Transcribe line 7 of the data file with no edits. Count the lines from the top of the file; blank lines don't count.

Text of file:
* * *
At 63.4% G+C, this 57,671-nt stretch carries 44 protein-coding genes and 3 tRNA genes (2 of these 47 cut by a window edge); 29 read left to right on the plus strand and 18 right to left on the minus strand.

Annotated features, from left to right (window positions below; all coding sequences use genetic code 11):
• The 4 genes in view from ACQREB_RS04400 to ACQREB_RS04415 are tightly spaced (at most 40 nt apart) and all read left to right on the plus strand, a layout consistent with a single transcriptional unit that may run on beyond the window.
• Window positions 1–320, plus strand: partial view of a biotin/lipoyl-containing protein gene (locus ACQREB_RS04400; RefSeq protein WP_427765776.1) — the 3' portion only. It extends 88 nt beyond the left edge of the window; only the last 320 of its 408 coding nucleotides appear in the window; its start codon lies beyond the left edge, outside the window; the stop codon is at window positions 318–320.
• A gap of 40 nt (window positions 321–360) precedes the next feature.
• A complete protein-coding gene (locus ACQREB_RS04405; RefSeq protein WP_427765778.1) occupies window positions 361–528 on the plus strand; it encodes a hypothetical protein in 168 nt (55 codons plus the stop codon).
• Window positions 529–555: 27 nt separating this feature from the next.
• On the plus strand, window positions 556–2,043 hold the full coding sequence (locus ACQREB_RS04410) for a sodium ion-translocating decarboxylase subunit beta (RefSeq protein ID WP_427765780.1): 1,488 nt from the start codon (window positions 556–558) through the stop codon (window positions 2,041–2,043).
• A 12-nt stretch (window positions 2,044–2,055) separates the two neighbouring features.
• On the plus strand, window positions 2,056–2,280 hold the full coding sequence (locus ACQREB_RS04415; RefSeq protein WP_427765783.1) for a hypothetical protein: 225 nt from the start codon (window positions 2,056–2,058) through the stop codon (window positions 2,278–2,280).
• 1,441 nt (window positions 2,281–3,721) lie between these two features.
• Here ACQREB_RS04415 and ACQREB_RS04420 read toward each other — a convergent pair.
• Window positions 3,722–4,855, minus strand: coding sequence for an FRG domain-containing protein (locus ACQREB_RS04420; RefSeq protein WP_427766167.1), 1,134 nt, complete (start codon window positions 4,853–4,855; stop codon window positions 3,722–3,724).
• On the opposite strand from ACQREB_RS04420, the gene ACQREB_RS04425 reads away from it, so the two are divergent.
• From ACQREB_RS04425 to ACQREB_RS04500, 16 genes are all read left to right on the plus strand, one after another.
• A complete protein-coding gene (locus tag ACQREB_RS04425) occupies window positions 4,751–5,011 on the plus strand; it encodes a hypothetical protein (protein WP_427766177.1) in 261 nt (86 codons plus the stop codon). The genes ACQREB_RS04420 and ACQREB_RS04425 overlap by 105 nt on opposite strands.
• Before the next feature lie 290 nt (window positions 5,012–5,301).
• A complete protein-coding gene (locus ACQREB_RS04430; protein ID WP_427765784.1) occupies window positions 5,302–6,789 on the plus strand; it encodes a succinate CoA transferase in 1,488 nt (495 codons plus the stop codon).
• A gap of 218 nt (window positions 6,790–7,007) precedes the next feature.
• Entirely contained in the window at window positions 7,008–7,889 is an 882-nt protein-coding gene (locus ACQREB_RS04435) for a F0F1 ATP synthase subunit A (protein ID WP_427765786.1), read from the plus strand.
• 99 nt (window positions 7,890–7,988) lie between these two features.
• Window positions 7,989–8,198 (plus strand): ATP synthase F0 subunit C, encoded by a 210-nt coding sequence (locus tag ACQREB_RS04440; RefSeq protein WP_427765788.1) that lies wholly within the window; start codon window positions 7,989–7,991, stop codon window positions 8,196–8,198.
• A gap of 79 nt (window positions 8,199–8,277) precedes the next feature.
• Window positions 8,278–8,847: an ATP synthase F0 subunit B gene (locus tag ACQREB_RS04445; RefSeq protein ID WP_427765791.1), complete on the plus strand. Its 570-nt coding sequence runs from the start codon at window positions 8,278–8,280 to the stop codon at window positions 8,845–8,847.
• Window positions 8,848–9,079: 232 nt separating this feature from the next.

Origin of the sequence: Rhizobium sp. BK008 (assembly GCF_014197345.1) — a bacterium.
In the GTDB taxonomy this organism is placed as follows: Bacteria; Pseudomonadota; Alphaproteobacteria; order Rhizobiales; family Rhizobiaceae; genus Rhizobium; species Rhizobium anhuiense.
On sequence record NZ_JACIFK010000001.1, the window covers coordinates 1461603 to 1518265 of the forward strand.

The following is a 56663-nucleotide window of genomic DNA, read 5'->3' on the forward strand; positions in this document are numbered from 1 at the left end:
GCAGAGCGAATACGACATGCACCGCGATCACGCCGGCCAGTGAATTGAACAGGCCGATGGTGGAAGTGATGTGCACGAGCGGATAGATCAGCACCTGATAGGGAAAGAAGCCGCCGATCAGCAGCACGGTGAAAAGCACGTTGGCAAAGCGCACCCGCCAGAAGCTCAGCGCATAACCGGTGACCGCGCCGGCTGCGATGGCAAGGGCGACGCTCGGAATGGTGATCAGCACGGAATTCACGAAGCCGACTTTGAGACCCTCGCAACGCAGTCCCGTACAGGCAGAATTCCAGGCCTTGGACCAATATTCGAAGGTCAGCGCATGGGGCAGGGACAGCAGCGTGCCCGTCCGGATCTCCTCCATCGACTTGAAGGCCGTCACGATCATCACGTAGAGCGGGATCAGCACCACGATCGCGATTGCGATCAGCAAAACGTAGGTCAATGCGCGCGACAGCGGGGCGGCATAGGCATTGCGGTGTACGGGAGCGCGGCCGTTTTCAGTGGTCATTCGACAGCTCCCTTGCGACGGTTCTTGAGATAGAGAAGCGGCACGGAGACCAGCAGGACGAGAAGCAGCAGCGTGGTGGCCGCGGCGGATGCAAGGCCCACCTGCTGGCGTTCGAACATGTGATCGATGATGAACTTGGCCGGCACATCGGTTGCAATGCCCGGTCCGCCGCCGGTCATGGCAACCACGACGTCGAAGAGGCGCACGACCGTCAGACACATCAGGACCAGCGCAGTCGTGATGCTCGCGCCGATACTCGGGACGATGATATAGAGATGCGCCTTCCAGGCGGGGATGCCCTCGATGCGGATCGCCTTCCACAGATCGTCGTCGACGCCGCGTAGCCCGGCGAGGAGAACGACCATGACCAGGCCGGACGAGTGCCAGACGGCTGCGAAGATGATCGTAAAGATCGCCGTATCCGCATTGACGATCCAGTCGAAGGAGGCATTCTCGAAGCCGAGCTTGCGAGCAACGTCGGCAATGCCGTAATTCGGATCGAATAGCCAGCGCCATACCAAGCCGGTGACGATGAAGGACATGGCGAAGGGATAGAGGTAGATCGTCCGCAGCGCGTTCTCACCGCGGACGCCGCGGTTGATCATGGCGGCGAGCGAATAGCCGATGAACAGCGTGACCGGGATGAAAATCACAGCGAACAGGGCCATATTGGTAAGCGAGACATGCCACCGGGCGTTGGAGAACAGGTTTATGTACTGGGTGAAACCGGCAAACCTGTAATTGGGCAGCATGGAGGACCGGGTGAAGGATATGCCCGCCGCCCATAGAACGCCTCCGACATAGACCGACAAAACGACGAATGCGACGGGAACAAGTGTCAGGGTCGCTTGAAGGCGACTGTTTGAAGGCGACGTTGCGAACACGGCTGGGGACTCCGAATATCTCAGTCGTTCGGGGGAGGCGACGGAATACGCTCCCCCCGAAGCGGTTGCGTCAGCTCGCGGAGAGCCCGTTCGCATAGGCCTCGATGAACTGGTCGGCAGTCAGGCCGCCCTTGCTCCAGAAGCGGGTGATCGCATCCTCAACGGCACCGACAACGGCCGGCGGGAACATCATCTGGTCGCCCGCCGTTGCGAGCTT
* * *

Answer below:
• Window positions 529–555: 27 nt separating this feature from the next.